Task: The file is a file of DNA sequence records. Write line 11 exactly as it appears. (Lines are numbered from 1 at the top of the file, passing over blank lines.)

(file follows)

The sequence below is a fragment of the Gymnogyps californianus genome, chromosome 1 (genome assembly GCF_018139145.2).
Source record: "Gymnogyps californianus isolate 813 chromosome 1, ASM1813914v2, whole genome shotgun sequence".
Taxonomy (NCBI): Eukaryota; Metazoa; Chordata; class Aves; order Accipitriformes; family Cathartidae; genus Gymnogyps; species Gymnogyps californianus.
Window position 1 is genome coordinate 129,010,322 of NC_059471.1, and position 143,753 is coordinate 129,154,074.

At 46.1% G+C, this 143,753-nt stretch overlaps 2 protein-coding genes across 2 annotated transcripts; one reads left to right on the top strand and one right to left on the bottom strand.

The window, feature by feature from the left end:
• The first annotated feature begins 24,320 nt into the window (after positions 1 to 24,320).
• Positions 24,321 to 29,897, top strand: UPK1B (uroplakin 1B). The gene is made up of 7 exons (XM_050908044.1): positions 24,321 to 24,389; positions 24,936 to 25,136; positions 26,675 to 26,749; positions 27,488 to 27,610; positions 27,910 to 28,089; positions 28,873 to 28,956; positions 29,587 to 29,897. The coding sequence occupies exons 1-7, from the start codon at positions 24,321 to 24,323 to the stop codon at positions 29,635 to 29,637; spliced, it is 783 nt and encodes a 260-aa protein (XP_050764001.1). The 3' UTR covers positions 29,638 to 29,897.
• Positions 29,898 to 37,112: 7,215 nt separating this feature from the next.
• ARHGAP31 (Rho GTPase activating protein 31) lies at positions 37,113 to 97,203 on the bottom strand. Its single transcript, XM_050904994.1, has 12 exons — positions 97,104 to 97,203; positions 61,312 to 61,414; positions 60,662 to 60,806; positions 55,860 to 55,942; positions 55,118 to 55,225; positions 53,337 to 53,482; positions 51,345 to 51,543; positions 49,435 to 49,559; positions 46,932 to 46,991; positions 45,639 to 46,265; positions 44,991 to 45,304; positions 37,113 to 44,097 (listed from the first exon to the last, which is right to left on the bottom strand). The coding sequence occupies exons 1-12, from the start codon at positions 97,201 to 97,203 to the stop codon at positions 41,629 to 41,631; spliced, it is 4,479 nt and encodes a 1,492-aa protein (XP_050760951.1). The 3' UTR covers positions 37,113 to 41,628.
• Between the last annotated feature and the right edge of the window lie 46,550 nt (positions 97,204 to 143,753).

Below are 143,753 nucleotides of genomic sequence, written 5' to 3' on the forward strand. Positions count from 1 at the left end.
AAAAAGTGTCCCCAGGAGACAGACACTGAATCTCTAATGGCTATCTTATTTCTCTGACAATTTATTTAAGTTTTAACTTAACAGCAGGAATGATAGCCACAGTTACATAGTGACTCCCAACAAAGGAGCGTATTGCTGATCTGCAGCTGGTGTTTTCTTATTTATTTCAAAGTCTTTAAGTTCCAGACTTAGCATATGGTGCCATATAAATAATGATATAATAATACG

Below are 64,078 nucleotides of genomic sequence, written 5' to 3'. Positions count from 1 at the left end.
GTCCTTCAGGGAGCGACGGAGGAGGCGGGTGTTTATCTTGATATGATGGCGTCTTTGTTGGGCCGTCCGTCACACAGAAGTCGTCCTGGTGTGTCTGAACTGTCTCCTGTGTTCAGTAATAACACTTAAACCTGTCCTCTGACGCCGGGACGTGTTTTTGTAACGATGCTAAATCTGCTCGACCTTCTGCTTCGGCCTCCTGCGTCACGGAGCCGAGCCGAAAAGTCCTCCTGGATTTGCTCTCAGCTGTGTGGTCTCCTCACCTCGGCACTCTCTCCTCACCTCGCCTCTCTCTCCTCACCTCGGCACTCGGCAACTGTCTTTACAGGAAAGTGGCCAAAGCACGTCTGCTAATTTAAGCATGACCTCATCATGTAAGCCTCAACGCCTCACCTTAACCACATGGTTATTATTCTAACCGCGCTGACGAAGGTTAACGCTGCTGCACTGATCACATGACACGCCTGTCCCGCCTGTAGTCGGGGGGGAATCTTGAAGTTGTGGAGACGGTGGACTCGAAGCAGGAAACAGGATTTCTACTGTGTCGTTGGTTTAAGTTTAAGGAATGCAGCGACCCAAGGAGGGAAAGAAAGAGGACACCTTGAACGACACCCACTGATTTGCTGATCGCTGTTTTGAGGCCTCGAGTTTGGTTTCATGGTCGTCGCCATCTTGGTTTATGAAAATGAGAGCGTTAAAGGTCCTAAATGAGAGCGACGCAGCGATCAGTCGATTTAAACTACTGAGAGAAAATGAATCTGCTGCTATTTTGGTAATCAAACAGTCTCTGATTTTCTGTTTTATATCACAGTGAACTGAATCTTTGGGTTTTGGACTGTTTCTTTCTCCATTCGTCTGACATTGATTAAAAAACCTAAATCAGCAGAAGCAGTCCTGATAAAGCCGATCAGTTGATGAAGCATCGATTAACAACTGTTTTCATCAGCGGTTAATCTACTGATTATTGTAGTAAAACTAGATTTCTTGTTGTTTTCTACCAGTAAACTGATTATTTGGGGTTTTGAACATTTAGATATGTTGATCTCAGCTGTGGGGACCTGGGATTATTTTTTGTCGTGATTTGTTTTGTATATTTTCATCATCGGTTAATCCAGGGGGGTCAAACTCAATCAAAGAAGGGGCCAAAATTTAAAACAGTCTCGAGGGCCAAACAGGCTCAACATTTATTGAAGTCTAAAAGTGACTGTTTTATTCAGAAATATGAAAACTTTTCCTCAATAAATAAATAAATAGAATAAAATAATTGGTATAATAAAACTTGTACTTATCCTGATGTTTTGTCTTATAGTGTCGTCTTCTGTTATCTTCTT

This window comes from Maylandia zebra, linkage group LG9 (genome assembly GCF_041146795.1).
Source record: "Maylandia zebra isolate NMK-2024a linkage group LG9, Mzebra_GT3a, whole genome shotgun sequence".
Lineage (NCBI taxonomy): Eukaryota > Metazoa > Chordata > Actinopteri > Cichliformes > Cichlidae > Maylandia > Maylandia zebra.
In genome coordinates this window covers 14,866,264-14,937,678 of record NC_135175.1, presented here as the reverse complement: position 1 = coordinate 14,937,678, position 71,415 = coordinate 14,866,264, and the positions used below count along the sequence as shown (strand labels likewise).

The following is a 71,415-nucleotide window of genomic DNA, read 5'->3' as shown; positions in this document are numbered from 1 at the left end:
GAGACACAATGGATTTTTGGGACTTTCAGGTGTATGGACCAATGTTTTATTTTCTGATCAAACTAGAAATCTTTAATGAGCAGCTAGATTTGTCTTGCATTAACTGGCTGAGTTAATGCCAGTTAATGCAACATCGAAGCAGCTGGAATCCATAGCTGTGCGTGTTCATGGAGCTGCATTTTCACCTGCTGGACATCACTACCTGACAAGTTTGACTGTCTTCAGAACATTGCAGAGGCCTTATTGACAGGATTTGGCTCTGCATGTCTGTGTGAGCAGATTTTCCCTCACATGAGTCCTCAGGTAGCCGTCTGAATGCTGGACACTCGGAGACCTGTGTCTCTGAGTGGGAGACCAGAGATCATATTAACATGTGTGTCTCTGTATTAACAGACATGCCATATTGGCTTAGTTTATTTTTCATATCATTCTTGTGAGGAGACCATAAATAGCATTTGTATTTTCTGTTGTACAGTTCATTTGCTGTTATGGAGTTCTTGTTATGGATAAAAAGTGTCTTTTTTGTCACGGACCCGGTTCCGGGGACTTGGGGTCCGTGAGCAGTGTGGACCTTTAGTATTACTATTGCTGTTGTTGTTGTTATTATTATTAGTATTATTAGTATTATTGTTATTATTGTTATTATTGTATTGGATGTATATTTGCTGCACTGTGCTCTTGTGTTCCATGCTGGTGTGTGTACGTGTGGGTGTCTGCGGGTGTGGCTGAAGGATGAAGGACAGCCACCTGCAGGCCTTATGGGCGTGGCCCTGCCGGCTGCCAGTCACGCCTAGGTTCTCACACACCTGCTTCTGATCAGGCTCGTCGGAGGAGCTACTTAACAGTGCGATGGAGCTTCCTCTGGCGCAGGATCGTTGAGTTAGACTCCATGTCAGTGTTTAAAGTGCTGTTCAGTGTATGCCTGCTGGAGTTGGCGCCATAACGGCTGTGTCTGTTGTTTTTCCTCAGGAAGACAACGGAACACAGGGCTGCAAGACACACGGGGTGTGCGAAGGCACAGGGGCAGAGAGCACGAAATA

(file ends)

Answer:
• Between the last annotated feature and the right edge of the window lie 46,550 nt (positions 97,204 to 143,753).